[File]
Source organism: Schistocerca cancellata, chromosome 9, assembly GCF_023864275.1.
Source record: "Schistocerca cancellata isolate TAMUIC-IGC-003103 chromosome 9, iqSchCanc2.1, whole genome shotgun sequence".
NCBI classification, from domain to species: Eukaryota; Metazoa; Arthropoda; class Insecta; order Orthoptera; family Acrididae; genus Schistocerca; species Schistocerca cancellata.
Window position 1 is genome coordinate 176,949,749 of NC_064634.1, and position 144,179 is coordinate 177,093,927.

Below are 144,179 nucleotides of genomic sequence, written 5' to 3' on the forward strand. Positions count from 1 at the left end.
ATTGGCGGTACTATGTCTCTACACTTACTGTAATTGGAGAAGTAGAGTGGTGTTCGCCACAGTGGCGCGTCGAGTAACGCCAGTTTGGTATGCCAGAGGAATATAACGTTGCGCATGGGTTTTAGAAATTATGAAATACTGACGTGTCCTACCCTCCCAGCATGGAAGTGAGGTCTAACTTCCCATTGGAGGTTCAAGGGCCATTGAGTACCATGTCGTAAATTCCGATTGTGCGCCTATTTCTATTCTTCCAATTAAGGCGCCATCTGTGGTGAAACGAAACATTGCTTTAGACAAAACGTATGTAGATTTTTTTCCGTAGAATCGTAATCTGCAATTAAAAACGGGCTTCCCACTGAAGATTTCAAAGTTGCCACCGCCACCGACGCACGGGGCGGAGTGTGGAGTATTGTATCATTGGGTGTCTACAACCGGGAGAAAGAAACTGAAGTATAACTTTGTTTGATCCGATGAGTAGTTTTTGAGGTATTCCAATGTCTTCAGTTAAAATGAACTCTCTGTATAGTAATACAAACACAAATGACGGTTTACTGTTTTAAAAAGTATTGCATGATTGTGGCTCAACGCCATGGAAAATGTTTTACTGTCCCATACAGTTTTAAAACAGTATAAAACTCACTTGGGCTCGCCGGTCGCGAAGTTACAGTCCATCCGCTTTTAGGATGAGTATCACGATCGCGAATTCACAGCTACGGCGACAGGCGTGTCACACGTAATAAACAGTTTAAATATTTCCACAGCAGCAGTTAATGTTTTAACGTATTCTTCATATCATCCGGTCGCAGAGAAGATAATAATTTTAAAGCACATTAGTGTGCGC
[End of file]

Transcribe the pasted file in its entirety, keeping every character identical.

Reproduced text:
Source organism: Schistocerca cancellata, chromosome 9, assembly GCF_023864275.1.
Source record: "Schistocerca cancellata isolate TAMUIC-IGC-003103 chromosome 9, iqSchCanc2.1, whole genome shotgun sequence".
NCBI classification, from domain to species: Eukaryota; Metazoa; Arthropoda; class Insecta; order Orthoptera; family Acrididae; genus Schistocerca; species Schistocerca cancellata.
Window position 1 is genome coordinate 176,949,749 of NC_064634.1, and position 144,179 is coordinate 177,093,927.

Below are 144,179 nucleotides of genomic sequence, written 5' to 3' on the forward strand. Positions count from 1 at the left end.
ATTGGCGGTACTATGTCTCTACACTTACTGTAATTGGAGAAGTAGAGTGGTGTTCGCCACAGTGGCGCGTCGAGTAACGCCAGTTTGGTATGCCAGAGGAATATAACGTTGCGCATGGGTTTTAGAAATTATGAAATACTGACGTGTCCTACCCTCCCAGCATGGAAGTGAGGTCTAACTTCCCATTGGAGGTTCAAGGGCCATTGAGTACCATGTCGTAAATTCCGATTGTGCGCCTATTTCTATTCTTCCAATTAAGGCGCCATCTGTGGTGAAACGAAACATTGCTTTAGACAAAACGTATGTAGATTTTTTTCCGTAGAATCGTAATCTGCAATTAAAAACGGGCTTCCCACTGAAGATTTCAAAGTTGCCACCGCCACCGACGCACGGGGCGGAGTGTGGAGTATTGTATCATTGGGTGTCTACAACCGGGAGAAAGAAACTGAAGTATAACTTTGTTTGATCCGATGAGTAGTTTTTGAGGTATTCCAATGTCTTCAGTTAAAATGAACTCTCTGTATAGTAATACAAACACAAATGACGGTTTACTGTTTTAAAAAGTATTGCATGATTGTGGCTCAACGCCATGGAAAATGTTTTACTGTCCCATACAGTTTTAAAACAGTATAAAACTCACTTGGGCTCGCCGGTCGCGAAGTTACAGTCCATCCGCTTTTAGGATGAGTATCACGATCGCGAATTCACAGCTACGGCGACAGGCGTGTCACACGTAATAAACAGTTTAAATATTTCCACAGCAGCAGTTAATGTTTTAACGTATTCTTCATATCATCCGGTCGCAGAGAAGATAATAATTTTAAAGCACATTAGTGTGCGC